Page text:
Democrats & Liberals Archives

Bush Needs To Take A Recess From Recess Appointments

President Bush made yet another recess appointment Friday, this time placing Alabama AG William H. Pryor, Jr.—a darling of the religious right and ultra-conservatives everywhere, on the U.S. Of Appeals For the 11th Circuit. Pryor, one of six ultra-conservative judicial appellate nominees being blocked by the U.S. Senate, will serve until 2005.

So, what’s up with Bush’s penchant for bypassing the Senate and securing his most controversial nominees get their posts through recess appointments? That’s a good question.

Given that this is an election year, one would think Bush would shy away from such controversial tactics, considering he will need as much goodwill as possible from independent and liberal-leaning voters in order to actually secure election. Obviously, Pryor's appointment will make him even less attractive to pro-choice voters and those who firmly believe in separation of church and state. So, such an appointment won't go too far in securing him many swing voters, except perhaps those residing within the state of Alabama.

Democratic pollster Geffrey D. Garin told the Washington Post Bush is finding that:

"[C]onservatives are angry about a host of things at a time when he ought to be making a turn to focus on the middle of the electorate."

Bush could, however, be trying to solidify his appeal among religious-righters and ultra-conservatives within his own party.

The Post notes:

Bush's recess appointment was hailed by conservatives at a time when the right wing of his party has complained to the White House about issues including record federal spending and a delay in an endorsement of a constitutional amendment to ban gay marriage.

Of course, given Bush's record, it is hard to fathom that even the most "ultra" of the ultra-right wingers and ultra-conservatives within his party would defect and vote against him.

Then again, Bush could simply be working to make judicial appointments a hallmark of his re-election campaign:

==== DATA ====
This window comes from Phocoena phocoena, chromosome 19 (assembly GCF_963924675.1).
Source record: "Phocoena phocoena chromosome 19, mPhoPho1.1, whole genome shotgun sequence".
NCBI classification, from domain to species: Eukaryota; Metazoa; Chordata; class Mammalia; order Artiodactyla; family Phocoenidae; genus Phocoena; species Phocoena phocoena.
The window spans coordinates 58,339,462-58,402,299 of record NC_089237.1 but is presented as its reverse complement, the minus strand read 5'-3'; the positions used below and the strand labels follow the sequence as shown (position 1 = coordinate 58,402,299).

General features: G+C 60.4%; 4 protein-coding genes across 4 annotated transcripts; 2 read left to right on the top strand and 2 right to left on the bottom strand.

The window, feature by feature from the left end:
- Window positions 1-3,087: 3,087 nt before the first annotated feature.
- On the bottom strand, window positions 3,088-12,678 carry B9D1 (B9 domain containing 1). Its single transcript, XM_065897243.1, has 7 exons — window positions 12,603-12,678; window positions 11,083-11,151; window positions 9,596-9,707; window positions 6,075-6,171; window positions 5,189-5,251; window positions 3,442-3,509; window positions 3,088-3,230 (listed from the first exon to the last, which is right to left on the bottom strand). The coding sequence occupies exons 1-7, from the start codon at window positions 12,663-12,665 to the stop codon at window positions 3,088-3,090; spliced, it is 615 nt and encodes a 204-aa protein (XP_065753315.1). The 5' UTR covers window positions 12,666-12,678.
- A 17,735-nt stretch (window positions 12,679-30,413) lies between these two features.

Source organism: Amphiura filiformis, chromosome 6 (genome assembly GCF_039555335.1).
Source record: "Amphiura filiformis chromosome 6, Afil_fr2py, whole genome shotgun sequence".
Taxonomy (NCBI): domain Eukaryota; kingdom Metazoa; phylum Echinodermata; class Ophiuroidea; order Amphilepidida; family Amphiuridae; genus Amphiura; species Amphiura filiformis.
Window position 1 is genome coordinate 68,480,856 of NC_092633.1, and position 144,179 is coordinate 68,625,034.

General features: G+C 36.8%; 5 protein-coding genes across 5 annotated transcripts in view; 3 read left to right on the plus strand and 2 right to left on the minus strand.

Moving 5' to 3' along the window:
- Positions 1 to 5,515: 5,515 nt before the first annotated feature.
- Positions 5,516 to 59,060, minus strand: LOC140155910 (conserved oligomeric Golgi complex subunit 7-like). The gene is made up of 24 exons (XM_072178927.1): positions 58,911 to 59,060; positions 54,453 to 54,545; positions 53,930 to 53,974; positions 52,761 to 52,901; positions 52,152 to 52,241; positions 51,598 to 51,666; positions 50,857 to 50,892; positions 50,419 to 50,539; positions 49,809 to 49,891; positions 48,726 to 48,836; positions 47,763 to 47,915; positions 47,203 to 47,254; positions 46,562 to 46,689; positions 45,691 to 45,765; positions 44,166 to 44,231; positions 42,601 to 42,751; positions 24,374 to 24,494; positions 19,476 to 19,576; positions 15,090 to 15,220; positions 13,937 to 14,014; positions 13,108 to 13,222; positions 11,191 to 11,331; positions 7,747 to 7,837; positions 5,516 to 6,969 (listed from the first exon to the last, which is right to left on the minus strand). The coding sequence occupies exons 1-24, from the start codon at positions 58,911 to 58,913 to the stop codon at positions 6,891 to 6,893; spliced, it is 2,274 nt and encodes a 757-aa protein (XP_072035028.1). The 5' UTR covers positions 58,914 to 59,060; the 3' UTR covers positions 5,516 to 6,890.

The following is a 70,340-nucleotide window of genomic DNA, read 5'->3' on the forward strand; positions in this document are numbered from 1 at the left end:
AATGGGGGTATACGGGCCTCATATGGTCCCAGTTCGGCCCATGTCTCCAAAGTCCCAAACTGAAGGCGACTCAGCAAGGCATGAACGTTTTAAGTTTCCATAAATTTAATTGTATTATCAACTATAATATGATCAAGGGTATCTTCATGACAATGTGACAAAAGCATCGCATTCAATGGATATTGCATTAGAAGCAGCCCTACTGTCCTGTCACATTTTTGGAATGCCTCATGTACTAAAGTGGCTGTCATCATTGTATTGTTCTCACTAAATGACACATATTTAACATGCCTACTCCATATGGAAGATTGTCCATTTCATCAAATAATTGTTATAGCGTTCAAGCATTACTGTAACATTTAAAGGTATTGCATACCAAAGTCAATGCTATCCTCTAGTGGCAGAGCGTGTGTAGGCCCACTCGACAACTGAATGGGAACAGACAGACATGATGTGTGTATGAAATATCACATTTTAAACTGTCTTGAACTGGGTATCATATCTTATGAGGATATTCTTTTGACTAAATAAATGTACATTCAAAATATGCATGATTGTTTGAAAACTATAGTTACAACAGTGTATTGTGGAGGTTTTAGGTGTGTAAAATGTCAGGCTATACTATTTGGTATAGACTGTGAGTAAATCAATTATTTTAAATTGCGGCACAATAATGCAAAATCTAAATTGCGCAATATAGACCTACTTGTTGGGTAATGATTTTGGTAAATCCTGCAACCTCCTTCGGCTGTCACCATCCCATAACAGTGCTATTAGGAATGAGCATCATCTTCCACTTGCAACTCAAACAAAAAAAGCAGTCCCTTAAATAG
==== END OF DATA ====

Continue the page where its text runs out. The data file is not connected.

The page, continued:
Republican officials described Bush's action as a signal that he intends to make judicial choices a key issue in his reelection race, as well as another example of his determination to expand executive power at the expense of the legislative branch, The Washington Post noted.

But, even Bush should know that the average voter doesn't vote for President based on who he will appoint to the bench. Sure, party activists and folks who keep an eye on special agendas like abortion will pay attention to that. The average voter, however, wants to know what the President will do to shore up the economy, prevent us from further getting bogged down in the quagmire that is Iraq, and what the President will do to restore some form of confidence in corporate America.

The average voter probably won't vote for a candidate based on who he'll appoint to the bench. The average voter may, however, be less inclined to vote for a candidate who usurps constitutional process and takes advantage of a constitutional provision to put people on the bench who don't reflect the values of average Americans.

As for recess appointments generally, more than 300 judicial recess appointments have been made since 1789, the first year such was permissible. (This averages out to less than ten per president.)

In many cases, recess appointments have been used to good measure. In fact, four of the first five African American appellate judges got their positions through recess appointments. And, as noted in 2000, many presidents have used their power to make recess appointments to add diversity to courts by appointing qualified minority candidates to judicial office.

This isn't the case with Pryor. His appointment does little for the idea of diversity, and given the proliferation of conservative non-minority judges in the South, Bush could have picked a less controversial, though still conservative, nominee and probably secured that person a more legitimate bench appointment given that the Senate has confirmed 171 of Bush's less controversial nominees.

The bottom line is that Bush needs to take a recess from making recess appointments. Even if he is making reshaping the judiciary a cornerstone of his campaign, he should not do so at the expense of the rights of the American people.

In fact, from a political standpoint, wouldn't it be better ammunition for his stump speeches to be able to say that his nominees have been blocked rather than for him to have to admit that he misused a constitutional provision to place a nominee on the bench that the Senate didn't see fit to hold office?

Posted by at February 22, 2004 3:33 AM